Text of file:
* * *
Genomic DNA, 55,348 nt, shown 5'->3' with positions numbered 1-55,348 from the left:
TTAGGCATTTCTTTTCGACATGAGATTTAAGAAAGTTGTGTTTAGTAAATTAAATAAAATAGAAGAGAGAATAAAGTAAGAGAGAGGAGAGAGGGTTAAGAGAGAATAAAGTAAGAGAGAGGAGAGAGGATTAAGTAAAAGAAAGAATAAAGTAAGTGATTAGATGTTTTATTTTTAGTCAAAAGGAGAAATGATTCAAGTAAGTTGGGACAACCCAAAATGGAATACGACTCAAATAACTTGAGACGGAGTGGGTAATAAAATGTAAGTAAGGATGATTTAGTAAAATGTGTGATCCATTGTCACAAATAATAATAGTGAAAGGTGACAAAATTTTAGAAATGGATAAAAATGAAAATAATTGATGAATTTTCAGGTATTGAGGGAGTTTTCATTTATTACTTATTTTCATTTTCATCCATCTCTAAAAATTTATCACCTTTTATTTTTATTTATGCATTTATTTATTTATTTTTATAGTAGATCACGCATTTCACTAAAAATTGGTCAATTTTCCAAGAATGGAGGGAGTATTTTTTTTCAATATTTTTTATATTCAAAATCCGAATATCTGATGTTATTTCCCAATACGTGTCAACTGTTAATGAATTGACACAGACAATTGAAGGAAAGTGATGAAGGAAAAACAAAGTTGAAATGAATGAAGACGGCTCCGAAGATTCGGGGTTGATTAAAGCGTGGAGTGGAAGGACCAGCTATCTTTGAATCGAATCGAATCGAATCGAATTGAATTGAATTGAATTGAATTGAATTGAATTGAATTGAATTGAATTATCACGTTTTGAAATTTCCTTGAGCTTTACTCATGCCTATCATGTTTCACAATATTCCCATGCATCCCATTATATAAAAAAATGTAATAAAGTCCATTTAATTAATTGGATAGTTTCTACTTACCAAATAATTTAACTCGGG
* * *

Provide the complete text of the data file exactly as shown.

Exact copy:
Genomic DNA, 55,348 nt, shown 5'->3' with positions numbered 1-55,348 from the left:
TTAGGCATTTCTTTTCGACATGAGATTTAAGAAAGTTGTGTTTAGTAAATTAAATAAAATAGAAGAGAGAATAAAGTAAGAGAGAGGAGAGAGGGTTAAGAGAGAATAAAGTAAGAGAGAGGAGAGAGGATTAAGTAAAAGAAAGAATAAAGTAAGTGATTAGATGTTTTATTTTTAGTCAAAAGGAGAAATGATTCAAGTAAGTTGGGACAACCCAAAATGGAATACGACTCAAATAACTTGAGACGGAGTGGGTAATAAAATGTAAGTAAGGATGATTTAGTAAAATGTGTGATCCATTGTCACAAATAATAATAGTGAAAGGTGACAAAATTTTAGAAATGGATAAAAATGAAAATAATTGATGAATTTTCAGGTATTGAGGGAGTTTTCATTTATTACTTATTTTCATTTTCATCCATCTCTAAAAATTTATCACCTTTTATTTTTATTTATGCATTTATTTATTTATTTTTATAGTAGATCACGCATTTCACTAAAAATTGGTCAATTTTCCAAGAATGGAGGGAGTATTTTTTTTCAATATTTTTTATATTCAAAATCCGAATATCTGATGTTATTTCCCAATACGTGTCAACTGTTAATGAATTGACACAGACAATTGAAGGAAAGTGATGAAGGAAAAACAAAGTTGAAATGAATGAAGACGGCTCCGAAGATTCGGGGTTGATTAAAGCGTGGAGTGGAAGGACCAGCTATCTTTGAATCGAATCGAATCGAATCGAATTGAATTGAATTGAATTGAATTGAATTGAATTGAATTGAATTGAATTATCACGTTTTGAAATTTCCTTGAGCTTTACTCATGCCTATCATGTTTCACAATATTCCCATGCATCCCATTATATAAAAAAATGTAATAAAGTCCATTTAATTAATTGGATAGTTTCTACTTACCAAATAATTTAACTCGGG